Continuing on, as we look at Romans 14: 14-23, there are many that take these verses as a license to eat or drink what we wish whether it be clean or unclean. However, we need to look at these verses in context. In Paul’s day, the issue creating conflict was food that had been dedicated to pagan idols and was subsequently sold by their priests in the markets to raise funds at very good prices.
Let’s look at Waggoner’s comments on this topic (Waggoner on Romans pp. 197-198):
“If we consider well the subject under consideration, we shall not wrest this scripture from its connection. The thing presented from the beginning of the chapter is the case of a man with so little real knowledge of Christ that he thinks righteousness is to be obtained by the eating of certain kinds of food, or by not eating certain things. The idea clearly conveyed by the entire chapter is that it is by faith, and not by eating and drinking, that we are saved.
A little consideration of the question of clean and unclean food will help us much. There is a strange idea prevalent, to the effect that things that were at one time unfit for food are perfectly wholesome now. Many people seem to think that even unclean beasts are made clean by the gospel. They forget that Christ purifies men, not beast and reptiles. Enlightenment brings carefulness in the selection of food.”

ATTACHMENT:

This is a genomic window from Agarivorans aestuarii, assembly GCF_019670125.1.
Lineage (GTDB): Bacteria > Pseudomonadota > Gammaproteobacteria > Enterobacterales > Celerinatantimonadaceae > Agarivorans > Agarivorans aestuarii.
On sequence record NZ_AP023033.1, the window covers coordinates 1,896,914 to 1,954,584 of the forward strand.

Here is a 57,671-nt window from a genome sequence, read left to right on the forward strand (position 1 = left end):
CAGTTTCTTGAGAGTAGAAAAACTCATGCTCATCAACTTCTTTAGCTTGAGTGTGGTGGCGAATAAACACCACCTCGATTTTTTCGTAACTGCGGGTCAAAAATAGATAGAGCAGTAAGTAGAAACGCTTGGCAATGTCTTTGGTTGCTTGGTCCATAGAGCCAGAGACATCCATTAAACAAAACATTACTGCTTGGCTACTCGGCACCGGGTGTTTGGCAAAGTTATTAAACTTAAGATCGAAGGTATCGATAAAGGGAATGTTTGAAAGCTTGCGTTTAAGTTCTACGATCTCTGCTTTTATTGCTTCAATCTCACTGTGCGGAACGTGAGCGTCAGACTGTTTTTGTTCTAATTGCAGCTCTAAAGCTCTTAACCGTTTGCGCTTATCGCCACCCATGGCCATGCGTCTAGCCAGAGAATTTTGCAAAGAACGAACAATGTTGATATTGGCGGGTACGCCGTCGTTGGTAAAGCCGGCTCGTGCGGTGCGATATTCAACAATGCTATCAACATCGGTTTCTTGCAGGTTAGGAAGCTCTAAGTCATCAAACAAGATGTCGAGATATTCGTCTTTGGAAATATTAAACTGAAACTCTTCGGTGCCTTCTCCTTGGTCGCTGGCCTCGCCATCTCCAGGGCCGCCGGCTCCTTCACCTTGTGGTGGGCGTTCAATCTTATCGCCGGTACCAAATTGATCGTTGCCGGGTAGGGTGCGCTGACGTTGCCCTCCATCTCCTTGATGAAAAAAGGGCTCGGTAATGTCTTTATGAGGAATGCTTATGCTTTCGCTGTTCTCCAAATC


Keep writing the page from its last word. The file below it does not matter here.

Jack Sequeira’s book, “Romans, The Clearest Gospel of All ”(RCG) is also a very thorough study of Romans and provides some additional insights for our benefit (RCG pp.213-216), Referring to Romans 14:14 he says:
“We should not equate this statement about uncleanliness with the health laws of Leviticus 11. Paul is not discussing the health issue. He is discussing food offered to idols. Is it right or wrong for a Christian to buy market food which was once offered to idols? Clearly Paul is not discussing rules of healthful living which are still viable to Christians. When God gives health laws in Leviticus, (or in the Spirit of Prophecy) He is not giving these rules as requirements for salvation. He is giving them for the good of His people.
God is not only our Savior, He is our Creator (and Re-Creator). As our Creator, He knows what is best for our health. He wants our bodies, our souls, and our spirits to be kept blameless (1 Corinthians 1:8) until the coming of the Lord. God gave health rules and many other rules. We take these rules and apply them to ourselves, as Christians, not because we want to be saved but because we want to have bodies that are healthy so that God can use us more fully for His glory.